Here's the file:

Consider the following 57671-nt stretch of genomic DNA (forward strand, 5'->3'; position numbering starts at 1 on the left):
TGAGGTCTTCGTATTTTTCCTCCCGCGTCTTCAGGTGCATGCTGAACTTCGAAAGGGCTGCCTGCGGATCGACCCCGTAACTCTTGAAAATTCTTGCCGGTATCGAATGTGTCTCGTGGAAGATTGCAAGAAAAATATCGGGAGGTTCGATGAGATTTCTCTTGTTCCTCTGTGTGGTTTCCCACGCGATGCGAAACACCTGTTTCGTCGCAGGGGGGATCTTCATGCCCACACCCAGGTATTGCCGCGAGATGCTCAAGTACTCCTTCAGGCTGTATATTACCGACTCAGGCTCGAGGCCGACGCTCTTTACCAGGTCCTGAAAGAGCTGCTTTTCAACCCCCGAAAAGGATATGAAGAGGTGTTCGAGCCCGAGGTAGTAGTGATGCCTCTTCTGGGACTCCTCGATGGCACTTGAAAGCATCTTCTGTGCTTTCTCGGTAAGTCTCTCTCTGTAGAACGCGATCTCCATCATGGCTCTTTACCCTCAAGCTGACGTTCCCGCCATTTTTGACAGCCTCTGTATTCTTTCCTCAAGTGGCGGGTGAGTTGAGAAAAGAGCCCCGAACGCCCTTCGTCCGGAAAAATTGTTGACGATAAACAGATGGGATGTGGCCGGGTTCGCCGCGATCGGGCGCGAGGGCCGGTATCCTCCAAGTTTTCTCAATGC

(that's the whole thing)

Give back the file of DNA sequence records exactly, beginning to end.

Consider the following 57671-nt stretch of genomic DNA (forward strand, 5'->3'; position numbering starts at 1 on the left):
TGAGGTCTTCGTATTTTTCCTCCCGCGTCTTCAGGTGCATGCTGAACTTCGAAAGGGCTGCCTGCGGATCGACCCCGTAACTCTTGAAAATTCTTGCCGGTATCGAATGTGTCTCGTGGAAGATTGCAAGAAAAATATCGGGAGGTTCGATGAGATTTCTCTTGTTCCTCTGTGTGGTTTCCCACGCGATGCGAAACACCTGTTTCGTCGCAGGGGGGATCTTCATGCCCACACCCAGGTATTGCCGCGAGATGCTCAAGTACTCCTTCAGGCTGTATATTACCGACTCAGGCTCGAGGCCGACGCTCTTTACCAGGTCCTGAAAGAGCTGCTTTTCAACCCCCGAAAAGGATATGAAGAGGTGTTCGAGCCCGAGGTAGTAGTGATGCCTCTTCTGGGACTCCTCGATGGCACTTGAAAGCATCTTCTGTGCTTTCTCGGTAAGTCTCTCTCTGTAGAACGCGATCTCCATCATGGCTCTTTACCCTCAAGCTGACGTTCCCGCCATTTTTGACAGCCTCTGTATTCTTTCCTCAAGTGGCGGGTGAGTTGAGAAAAGAGCCCCGAACGCCCTTCGTCCGGAAAAATTGTTGACGATAAACAGATGGGATGTGGCCGGGTTCGCCGCGATCGGGCGCGAGGGCCGGTATCCTCCAAGTTTTCTCAATGC